The reality, the two board members agreed, is that most of the work performed under the film-TV pact goes to SAG/LA, and SAG/NY has seen an increase over the last year. AFTRA has none, the two members said. The effort to get AFTRA to reduce its number of negotiators was simply an attempt to get the union to recognize the realities of who benefits from the contract.
McGuire contacted Back Stage at press time to both explain SAG's policy for selecting its own negotiators and to clarify his discussions with AFTRA on the negotiation cutback issue.
McGuire said SAG's division of nine negotiators from SAG/LA, three from SAG/NY, and one from the branches was based on the guild's previous-year job activity under the contract.
As for Phase One, he said, It is certainly a misstatement [by AFTRA's Hessinger] and maybe a misunderstanding that SAG has decided to terminate Phase One. That subject was not discussed at all before the board of directors, and if a board member made comments, he's speaking only for himself.
One thing SAG does want to do, I believe, is relook at the Phase One document, which was put in place quite a few years ago. The dynamics of what has happened with production has changed in that time, and we want to look at what's changed. Looking at the number of negotiating committee members between SAG and AFTRA would be appropriate to do at this point.
AFTRA's Hessinger told Back Stage, There's no question that SAG represents the overwhelming majority of earnings under the contract. However, that is nothing new. And it is undeniable that the pattern that is established in this negotiation will directly impact our network code negotiations in November, which is our largest contract.
Hessinger added that the feature film-TV pact actually carries over as a part of AFTRA's network agreement. He said the two unions actually negotiate two separate pacts with the film studios and networks during the film-TV talks. SAG's pact is called the TV-theatrical agreement; AFTRA's is referred to as Exhibit A of the network code.
Hessinger said SAG/LA's attempt to seize control of the negotiations sets a dangerous precedent for a lot of reasons. It undermines the cooperation that has existed between the two unions, and attempts to undo what has been a very, very effective process for a long time, without any justification.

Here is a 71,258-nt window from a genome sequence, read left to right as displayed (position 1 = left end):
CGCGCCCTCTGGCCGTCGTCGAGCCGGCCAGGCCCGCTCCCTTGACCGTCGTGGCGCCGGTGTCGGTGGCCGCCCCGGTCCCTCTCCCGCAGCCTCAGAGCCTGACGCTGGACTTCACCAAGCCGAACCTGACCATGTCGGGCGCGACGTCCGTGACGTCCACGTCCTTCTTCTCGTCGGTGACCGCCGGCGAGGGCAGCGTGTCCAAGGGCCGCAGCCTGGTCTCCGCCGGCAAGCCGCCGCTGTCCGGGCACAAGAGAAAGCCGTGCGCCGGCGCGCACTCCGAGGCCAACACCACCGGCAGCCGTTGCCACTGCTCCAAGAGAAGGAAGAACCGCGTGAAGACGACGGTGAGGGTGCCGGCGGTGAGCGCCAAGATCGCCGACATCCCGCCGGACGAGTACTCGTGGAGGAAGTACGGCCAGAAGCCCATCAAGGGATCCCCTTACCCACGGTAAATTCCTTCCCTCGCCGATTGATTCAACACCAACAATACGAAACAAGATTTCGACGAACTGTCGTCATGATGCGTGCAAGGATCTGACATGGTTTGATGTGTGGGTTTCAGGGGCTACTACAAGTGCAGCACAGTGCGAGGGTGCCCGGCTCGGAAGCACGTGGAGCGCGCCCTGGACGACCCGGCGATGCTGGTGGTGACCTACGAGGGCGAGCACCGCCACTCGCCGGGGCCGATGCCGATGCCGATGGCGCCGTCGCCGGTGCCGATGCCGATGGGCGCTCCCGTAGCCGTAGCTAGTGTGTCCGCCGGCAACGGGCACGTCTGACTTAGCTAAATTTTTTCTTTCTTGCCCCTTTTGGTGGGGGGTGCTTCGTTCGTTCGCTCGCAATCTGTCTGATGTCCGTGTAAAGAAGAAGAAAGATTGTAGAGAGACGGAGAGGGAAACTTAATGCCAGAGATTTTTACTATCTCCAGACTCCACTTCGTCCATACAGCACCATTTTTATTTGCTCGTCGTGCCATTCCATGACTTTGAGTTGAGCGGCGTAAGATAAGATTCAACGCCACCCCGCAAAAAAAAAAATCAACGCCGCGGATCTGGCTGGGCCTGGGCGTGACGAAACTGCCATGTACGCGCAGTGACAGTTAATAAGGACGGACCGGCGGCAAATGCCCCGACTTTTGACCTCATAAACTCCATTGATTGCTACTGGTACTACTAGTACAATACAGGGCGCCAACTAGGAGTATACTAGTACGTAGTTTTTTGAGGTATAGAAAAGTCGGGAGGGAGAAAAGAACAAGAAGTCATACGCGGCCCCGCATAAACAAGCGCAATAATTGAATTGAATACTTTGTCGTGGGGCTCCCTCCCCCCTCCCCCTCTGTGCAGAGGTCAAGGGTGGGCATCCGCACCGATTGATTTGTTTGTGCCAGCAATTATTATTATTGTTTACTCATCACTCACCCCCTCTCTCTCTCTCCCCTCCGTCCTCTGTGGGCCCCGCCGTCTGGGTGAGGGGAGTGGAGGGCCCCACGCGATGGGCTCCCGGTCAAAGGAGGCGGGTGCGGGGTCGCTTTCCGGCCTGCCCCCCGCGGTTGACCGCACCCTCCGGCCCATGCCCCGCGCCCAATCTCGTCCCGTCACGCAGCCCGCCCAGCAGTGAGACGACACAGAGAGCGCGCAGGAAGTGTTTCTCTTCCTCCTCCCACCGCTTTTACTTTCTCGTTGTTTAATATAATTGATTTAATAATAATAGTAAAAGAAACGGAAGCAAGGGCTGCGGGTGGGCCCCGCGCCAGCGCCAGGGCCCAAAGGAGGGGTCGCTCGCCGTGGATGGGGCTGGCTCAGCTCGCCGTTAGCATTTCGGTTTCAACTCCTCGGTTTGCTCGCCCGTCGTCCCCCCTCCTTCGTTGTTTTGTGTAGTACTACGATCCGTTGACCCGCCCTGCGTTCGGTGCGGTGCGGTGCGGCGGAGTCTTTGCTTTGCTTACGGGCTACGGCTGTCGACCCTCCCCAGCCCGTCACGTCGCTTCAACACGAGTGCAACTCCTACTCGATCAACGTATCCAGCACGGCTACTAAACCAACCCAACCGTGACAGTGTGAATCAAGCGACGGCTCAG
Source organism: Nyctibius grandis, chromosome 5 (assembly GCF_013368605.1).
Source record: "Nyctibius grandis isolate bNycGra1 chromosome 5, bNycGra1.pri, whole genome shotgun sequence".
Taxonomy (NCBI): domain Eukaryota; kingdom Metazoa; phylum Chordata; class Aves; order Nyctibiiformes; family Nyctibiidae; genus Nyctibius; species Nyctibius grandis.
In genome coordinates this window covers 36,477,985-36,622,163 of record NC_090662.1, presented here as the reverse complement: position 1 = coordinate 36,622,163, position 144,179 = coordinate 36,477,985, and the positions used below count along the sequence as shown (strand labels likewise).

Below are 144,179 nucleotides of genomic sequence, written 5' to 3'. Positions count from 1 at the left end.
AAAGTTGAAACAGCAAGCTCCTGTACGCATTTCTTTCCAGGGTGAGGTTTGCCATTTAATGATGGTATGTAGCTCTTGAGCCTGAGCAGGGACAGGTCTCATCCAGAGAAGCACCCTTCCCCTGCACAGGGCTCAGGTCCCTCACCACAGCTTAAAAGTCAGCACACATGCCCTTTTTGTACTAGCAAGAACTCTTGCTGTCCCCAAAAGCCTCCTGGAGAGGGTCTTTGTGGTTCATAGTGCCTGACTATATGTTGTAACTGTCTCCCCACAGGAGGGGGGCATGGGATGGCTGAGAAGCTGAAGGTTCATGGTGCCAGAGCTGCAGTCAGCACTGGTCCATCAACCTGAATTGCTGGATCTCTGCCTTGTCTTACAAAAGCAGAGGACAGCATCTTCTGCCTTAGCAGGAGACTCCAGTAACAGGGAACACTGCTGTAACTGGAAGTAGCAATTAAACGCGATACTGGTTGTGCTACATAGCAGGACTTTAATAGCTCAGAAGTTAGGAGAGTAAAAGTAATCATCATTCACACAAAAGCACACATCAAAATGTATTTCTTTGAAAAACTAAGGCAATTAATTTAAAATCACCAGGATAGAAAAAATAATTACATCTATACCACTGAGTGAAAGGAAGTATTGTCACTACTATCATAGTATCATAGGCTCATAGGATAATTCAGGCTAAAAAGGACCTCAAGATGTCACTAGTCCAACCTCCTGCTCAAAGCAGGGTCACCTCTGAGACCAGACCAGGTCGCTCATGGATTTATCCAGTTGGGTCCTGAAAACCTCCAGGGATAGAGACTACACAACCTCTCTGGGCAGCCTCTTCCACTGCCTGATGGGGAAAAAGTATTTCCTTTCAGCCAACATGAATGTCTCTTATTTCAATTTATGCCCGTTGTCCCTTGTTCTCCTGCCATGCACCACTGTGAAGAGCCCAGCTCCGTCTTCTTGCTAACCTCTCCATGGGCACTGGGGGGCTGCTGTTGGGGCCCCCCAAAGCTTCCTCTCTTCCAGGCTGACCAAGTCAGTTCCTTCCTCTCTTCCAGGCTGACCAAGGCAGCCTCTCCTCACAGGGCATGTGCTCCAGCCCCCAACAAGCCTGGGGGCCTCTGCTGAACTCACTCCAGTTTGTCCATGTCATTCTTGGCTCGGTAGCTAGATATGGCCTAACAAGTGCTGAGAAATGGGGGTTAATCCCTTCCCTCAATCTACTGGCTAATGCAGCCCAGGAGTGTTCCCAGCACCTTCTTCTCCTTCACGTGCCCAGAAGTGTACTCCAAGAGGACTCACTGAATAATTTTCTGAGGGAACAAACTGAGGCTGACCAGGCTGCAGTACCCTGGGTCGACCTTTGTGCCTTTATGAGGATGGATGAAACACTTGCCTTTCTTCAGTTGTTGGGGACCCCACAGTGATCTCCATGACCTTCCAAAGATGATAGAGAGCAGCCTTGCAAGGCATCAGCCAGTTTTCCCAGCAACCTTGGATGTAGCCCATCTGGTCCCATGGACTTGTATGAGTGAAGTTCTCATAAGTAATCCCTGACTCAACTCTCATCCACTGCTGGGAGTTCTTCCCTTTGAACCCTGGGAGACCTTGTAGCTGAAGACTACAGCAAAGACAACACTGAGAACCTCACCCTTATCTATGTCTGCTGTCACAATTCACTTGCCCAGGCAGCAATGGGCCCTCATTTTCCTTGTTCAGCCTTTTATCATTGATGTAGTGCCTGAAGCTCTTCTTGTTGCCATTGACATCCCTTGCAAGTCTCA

The proposal also ignores the reality, Hessinger added, that the committee members that AFTRA has chosen for this negotiation are predominantly members of both unions who perform work under the contract.
He continued: The most recent experience of the two unions, in the commercials contract negotiations, was that AFTRA members contributed to the process, yet were largely deferential to the concerns of Hollywood SAG members in recognition of their large share of earnings. The unions were able to maintain their united front.
Asked if that united front was real or merely public image, Hessinger replied, It really was the case. It was a very effective committee.
Hessinger also told THR regarding the current negotiators and Phase One issues, The fault is SAG's. The issue would have been solved by the merger, which was defeated by SAG.
SAG and AFTRA both attempted for 10 years to unite, a merger which AFTRA approved two years ago, but SAG voted down. The two unions then agreed to meet in leadership summits to assure their working together on mutual issues, such as co-negotiating major contracts.
Hessinger also told Back Stage that he faulted SAG for ending the summit process. He said SAG had promised to return to the summit meetings after the commercials strike, but reneged on that.
McGuire disagreed, saying, We have not terminated the summit discussions unilaterally or otherwise. We had said we would resume them after the commercials negotiations, but got delayed by the strike. We're trying to find out how to devote time to those meetings in lieu of the upcoming negotiations.
One of the two SAG/LA board members told Back Stage, Our leadership's job is to go out and create the best contract we can, just as we did in the commercials contract. To have AFTRA make an issue of negotiators while the Writers Guild is in the midst of negotiations is disappointing. The Writers Guild is negotiating a contract that will have an immense impact on our negotiations. AFTRA's trying to create a perceptual problem can only help the AMPTP.
The AMPTP is the Alliance of Motion Picture and Television Producers, the bargaining agent for the studios and networks in the feature film-TV contract talks.
The Writers Guild and AMPTP, in the second week of scheduled two-weeks of negotiations, entered Monday with discussion focused on residuals including foreign; made-for-basic cable; reuse on basic cable; videocassettes and DVDs; Fox, The WB and UPN; made-for-pay TV, minimums, pension and health and animation. Talks were continuing at press time Tuesday.